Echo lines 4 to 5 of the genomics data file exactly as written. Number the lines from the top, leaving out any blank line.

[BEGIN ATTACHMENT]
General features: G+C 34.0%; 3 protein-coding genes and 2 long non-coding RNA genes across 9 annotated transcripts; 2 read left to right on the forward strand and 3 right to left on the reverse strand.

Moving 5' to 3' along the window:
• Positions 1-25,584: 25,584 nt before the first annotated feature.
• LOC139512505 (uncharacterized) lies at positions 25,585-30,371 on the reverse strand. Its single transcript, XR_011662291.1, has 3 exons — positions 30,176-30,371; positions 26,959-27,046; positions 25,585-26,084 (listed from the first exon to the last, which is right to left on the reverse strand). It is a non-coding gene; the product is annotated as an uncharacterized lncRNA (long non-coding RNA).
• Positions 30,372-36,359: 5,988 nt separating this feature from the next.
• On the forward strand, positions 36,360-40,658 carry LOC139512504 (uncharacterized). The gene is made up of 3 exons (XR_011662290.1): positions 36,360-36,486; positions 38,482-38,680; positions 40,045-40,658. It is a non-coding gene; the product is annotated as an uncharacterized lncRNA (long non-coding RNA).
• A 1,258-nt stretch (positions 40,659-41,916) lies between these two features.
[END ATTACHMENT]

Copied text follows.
• LOC139512505 (uncharacterized) lies at positions 25,585-30,371 on the reverse strand. Its single transcript, XR_011662291.1, has 3 exons — positions 30,176-30,371; positions 26,959-27,046; positions 25,585-26,084 (listed from the first exon to the last, which is right to left on the reverse strand). It is a non-coding gene; the product is annotated as an uncharacterized lncRNA (long non-coding RNA).
• Positions 30,372-36,359: 5,988 nt separating this feature from the next.